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Magazine

Marche

Pedaling in Le Marche: an itinerary from the Apennines to the coast

Kilometre by kilometre, the quiet hinterland leaves room to the foaming aliveness of the Adriatic Sea. On the short tough climbs on tarmac and porphyry roads, the pace on the pedals becomes more and more hectic. Do you feel like giving it a try?<br>

<strong>The fifth appointment of Tirreno-Adriatico</strong>, the two-wheeled race that runs across the Peninsula, from sea to sea, has quite a telling fame. It is called the "<strong>stage of the walls</strong>". Don’t get deceived though: with its 155 kilometres it is a fairly short route for the professional riders, yet super hard. Let’s have a look at it. The first half of the route runs on mild slopes, dotted with people-friendly villages, but in the second half the riders deal with <strong>almost vertical asphalted ‘walls’, that test even the best trained riders.</strong> Take up the challenge, if you’d like. If worse comes to worse, you get off your bike. What about the booby prize? A dinner with fish-broth-based courses and a glass of verdicchio wine, that is, some of the iconic <strong>products of the food-and-wine local tradition.</strong>

1. Panoramas and ancient trades mark the hinterland

In the initial kilometres, the riders pedal on easy roads in the Apennines, setting off in Sefro, and roll across Castelraimondo, a town of master florists and traditions, and San Severino Marche that features several towers and bell towers. Even the climb heading to Valico di Pietra Rossa – 667m of altitude – is not intimidating. In contrast, the descent into Cingoli is the prelude to an obligatory stop, which can refresh both the body and the mind. It is called the ‘balcony of Le Marche’ and is one of the most beautiful towns in Italy, with a panoramic terrace from where you can admire the Adriatic coast, from Gran Sasso to the Conero promontory. It is hardly a 40km stretch from the start. You choose whether you continue on the race route or you rather deviate towards Fabriano, to explore one of the great manufacturing local traditions. The Paper and Watermark Museum is housed in a former Convent of the Dominican fathers. There, you set off for a backward journey across 900 years of paper making history and behold a valuable collection of old and modern watermarks. 

2. On the ‘walls’, where you cannot but pedal

Past Montegranaro, the going gets tough. The much-feared ‘walls’, the identifying feature of this stage, are like ‘garage ramps’ that force the cycling professionals to get out of the saddle. Just a few data, to get a feel of the deed ahead. The first one is the muro in Monte Urano, a village lying at a dozen kilometres off the coast – its highest gradient: 15 percent. Past Lido di Fermo the climb of Capodarco kicks off. It reaches an 18 percent gradient and, shortly after, comes the climb leading to Fermo-Strada Calderari. As you are panting, you may even smell the salty air from the sea: a sweet thought to soothe your effort.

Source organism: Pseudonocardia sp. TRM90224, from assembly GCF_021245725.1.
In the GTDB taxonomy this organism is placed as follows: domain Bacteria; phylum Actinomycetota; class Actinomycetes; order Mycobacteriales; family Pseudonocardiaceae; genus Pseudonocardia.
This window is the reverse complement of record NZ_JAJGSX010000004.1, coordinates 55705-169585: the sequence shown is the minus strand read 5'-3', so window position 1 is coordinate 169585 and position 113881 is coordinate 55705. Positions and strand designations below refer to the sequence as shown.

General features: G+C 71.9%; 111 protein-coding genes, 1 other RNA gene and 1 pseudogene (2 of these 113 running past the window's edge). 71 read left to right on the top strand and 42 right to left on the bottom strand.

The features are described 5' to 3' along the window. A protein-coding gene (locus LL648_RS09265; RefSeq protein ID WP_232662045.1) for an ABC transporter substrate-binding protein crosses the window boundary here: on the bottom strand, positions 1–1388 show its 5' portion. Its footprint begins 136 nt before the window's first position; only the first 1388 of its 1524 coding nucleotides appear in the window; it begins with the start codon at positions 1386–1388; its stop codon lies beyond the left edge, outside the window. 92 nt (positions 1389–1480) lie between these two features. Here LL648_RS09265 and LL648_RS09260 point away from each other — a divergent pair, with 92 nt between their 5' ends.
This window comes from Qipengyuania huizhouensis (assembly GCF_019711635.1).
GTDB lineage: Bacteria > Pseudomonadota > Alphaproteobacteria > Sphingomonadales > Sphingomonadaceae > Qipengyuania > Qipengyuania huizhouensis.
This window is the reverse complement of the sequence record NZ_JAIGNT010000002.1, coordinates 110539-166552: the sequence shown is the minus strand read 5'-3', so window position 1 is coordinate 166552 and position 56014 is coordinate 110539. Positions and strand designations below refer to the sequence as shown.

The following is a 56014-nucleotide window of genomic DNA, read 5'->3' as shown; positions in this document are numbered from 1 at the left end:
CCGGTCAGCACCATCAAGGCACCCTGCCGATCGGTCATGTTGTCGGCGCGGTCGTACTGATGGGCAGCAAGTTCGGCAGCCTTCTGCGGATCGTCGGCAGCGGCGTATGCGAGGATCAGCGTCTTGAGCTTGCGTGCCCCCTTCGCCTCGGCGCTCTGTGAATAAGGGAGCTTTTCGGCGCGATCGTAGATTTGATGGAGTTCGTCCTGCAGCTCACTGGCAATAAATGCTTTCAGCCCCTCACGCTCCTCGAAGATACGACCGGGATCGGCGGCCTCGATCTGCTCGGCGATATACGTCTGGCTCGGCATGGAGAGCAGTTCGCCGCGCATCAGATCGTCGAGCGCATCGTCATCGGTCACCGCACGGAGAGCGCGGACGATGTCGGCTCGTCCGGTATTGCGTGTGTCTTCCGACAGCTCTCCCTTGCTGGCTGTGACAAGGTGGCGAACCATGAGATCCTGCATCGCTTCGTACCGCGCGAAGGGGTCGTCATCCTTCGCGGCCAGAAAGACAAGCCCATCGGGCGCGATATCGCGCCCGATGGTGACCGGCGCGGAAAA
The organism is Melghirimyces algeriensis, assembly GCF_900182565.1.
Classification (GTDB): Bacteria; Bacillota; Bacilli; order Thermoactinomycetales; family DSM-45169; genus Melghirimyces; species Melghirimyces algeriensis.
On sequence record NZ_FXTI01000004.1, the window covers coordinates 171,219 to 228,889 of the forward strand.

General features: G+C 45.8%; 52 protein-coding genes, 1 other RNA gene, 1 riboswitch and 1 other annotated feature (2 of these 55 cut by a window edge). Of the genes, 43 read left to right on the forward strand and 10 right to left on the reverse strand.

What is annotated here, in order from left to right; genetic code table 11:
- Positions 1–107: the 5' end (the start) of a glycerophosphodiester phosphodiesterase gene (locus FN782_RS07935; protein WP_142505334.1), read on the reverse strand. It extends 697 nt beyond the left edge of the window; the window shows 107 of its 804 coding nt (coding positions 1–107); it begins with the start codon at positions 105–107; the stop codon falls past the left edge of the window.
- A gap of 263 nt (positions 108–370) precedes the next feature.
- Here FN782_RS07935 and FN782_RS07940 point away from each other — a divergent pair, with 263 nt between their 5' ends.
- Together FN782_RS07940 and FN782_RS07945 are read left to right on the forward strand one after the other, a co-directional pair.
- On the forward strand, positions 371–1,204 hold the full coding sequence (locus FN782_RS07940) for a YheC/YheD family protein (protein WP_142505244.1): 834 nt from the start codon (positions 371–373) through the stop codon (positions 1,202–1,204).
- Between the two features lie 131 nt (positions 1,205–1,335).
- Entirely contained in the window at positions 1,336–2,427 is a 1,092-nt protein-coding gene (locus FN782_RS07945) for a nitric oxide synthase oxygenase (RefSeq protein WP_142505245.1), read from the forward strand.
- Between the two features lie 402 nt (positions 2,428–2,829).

3. In Fermo, amidst squares as lovely as lounges and roman ruins

To accomplish our journey along the fourth stage course of Tirreno-Adriatico, just the final section is left. What a finale! It is an 18km semi-circuit with two further climbs: one heads to Madonnetta d’Ete and, once again, the climb towards Fermo-Strada Calderari awaits the riders. But the athletes cannot catch their breath, yet. The final kilometres also climb up, on narrow porphyry roads that require some cautiousness, especially if the roadway is wet. On top of that, the finish line is on a 10 percent gradient ramp. It is a hellhole for the indolent ones but is surrounded by a paradise-town. Fermo was built almost just in stone on the top of the colle Sabulo. It has a wonderful historical centre with winding alleyways, lovely squares, Medieval churches and Renaissance palacess. It is a must to stop in Piazza del Popolo, with its prespective view designed by the surrounding arcades, and to visit Palazzo dei Priori, home to the Town Library and the Sala del Mappamondo. If there is some time left, do not miss the Teatro dell’Aquila, inaugurated in 1792. It is renowned for its acoustic and decorations. Finally, do not leave without visiting the Roman Cisterns in Fermo: 30 rooms connected by tunnels that were made in the first century AD to collect and cleanse the waters.

 

By RCS Sport editorial staff